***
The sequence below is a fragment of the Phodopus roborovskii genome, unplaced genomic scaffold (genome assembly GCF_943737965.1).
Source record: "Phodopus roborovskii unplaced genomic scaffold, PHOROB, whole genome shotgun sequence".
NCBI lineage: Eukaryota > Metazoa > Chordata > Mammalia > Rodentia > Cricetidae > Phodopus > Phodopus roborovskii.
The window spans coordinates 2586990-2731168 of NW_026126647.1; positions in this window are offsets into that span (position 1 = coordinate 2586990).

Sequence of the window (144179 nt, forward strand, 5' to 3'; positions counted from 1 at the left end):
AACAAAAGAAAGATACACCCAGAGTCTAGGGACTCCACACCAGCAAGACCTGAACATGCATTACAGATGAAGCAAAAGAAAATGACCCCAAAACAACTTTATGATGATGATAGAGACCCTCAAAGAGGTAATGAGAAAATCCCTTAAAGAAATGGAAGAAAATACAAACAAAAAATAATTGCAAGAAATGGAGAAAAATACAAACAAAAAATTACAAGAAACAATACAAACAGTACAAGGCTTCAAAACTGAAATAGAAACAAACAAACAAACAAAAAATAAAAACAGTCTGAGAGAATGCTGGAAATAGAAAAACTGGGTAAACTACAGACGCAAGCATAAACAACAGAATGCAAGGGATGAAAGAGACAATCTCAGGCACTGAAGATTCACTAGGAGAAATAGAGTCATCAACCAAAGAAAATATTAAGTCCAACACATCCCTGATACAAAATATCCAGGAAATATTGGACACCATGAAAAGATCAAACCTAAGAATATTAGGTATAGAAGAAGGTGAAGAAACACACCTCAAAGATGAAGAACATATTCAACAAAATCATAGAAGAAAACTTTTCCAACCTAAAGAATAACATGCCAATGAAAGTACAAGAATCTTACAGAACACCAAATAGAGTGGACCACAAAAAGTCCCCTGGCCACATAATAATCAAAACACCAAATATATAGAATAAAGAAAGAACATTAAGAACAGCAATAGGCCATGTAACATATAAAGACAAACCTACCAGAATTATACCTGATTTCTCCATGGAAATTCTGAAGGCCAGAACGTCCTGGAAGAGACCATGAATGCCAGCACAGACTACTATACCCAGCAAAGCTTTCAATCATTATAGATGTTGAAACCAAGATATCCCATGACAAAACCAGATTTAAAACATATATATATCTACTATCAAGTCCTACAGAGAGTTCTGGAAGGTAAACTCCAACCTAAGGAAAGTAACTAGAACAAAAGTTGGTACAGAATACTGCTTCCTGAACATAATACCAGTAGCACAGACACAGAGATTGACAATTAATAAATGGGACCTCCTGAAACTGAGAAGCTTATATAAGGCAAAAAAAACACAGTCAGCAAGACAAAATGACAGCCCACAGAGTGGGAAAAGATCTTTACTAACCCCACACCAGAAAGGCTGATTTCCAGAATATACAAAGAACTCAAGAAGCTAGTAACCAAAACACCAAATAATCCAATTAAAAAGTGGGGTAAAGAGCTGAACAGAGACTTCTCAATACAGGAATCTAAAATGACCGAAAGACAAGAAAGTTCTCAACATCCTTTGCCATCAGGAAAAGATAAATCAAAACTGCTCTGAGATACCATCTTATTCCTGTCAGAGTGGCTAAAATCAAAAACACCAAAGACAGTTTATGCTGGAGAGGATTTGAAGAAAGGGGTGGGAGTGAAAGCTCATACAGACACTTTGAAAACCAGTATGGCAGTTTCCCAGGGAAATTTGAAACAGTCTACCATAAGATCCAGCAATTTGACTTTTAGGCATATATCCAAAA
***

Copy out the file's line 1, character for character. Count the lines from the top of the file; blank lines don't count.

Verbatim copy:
The sequence below is a fragment of the Phodopus roborovskii genome, unplaced genomic scaffold (genome assembly GCF_943737965.1).